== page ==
A new display opens at the Powerhouse Museum this week titled ‘Upcycled’, a word coined by German engineer and upcycler, Reiner Pilz in 1994.

‘Recycling? I call it down-cycling. They smash bricks, they smash everything. What we need is upcycling, where old products are given more value, not less.’ (Reiner Pilz: thinking about a green future, Salvo Monthly, No 23, October 1994, p14)

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Farewell to curator, Christina Sumner, OAM

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Christina Sumner, Principal Curator, Design & Society in the basement with textiles, including 92/775 Suzani (needlework), Collection: Powerhouse Museum

On the eve of of Christina Sumner’s departure we asked her a few questions about her experiences at the Museum over the last 28 years.

What have you enjoyed the most about working in the Museum?

Always always always it’s been the people and the collection. I’ve been lucky enough to spend every working day with curatorial and other colleagues who are bright, interested, articulate and as passionate as I am about the collection – building it, and committing ourselves to interpret, tell stories about and communicate the meaning of our objects to the wider community.

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Tribute to Harry Rogers: legendary Qantas poster designer

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Koala poster from Harry Rogers’ animated animal series of the 1960s 95/277/4 Collection: Powerhouse Museum

Sadly, the Powerhouse Museum farewelled two more supporters this year – poster artist Harry Rogers (b. 20 November 1929 – d.19 May 2012) and his wife Valmai (Val) Rogers, who died on 23 November 2012. Harry and Val were married for almost 60 years. Both were artists. They met while studying at East Sydney Technical College in Darlinghurst (now the National Art School), married in 1953, then moved temporarily to California where Harry studied Animation as part of a Summer Theatre Arts and TV Production course at UCLA (University of California, Los Angeles). This love of animation is reflected in his poster designs like the one above.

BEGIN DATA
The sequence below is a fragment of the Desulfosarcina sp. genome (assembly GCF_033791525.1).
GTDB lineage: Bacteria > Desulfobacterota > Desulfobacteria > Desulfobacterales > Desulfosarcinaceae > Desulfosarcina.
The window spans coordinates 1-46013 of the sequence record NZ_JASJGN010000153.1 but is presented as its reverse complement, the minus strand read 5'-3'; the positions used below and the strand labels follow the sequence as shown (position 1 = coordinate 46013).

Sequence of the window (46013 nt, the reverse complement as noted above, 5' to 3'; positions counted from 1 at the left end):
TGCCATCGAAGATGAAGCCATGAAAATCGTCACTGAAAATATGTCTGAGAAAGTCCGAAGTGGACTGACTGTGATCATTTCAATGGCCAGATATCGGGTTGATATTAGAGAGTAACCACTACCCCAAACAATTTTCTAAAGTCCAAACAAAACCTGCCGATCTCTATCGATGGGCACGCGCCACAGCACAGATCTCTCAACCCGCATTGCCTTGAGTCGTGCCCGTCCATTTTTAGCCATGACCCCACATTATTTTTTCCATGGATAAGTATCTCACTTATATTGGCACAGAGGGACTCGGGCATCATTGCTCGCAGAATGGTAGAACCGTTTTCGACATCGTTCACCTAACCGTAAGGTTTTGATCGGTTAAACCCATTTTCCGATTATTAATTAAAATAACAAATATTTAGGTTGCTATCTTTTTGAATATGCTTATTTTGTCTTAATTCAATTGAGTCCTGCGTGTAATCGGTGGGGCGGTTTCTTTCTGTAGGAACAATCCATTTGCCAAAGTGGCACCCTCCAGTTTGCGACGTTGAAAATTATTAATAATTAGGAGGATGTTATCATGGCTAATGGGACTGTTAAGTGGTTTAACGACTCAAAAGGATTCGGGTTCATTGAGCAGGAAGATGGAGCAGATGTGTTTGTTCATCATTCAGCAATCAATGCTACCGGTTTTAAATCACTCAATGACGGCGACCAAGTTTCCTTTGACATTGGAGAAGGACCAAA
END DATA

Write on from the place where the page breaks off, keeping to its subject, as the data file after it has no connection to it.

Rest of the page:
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Round and round the world we go, travel in the 1930s

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Dahl riding a merry-go-round, 1930s, Collection Powerhouse Museum

Dahl riding a merry-go-round, 1930s. Collection: Powerhouse Museum

I have just catalogued the 1930s photographs from The Dahl and Geoffrey Collings Archive as part of an internship project for my Masters of Art Curatorship at the University of Sydney. Although photography was only a small part of their practice, beginning in the mid 1930s, it paints a very broad picture of their holistic approach to art and design.

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Michael Callaghan 1952-2012

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90/91 Poster, `Buy CAAMA Cassettes', paper, designed by Michael Callaghan and Jeff Stewart, made by Redback Graphix, Wollongong, 1984. Collection: Powerhouse Museum

The above bi-lingual screenprinted poster design by Michael Callaghan, was produced at Redback Graphix in Wollongong in 1984 for CAAMA, the Central Australian Aboriginal Media Association (established 1980). CAAMA is owned by the Aboriginal people of Central Australia, and aims to advance social, cultural and economic benefits to local people. CAAMA was the first Aboriginal group in Australia to be allocated a broadcasting licence, and this poster is one of the earliest bi-lingual posters designs produced for an Aboriginal community.

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Books, the best thing since sliced bread

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(left) Hand-drawn Alphabet book handmade by William Harrison, Australia, 1894. 97/132/1 (right) E R Boyce, Beginning to Read, England, 1950s. 2007/108/1 Collection:Powerhouse Museum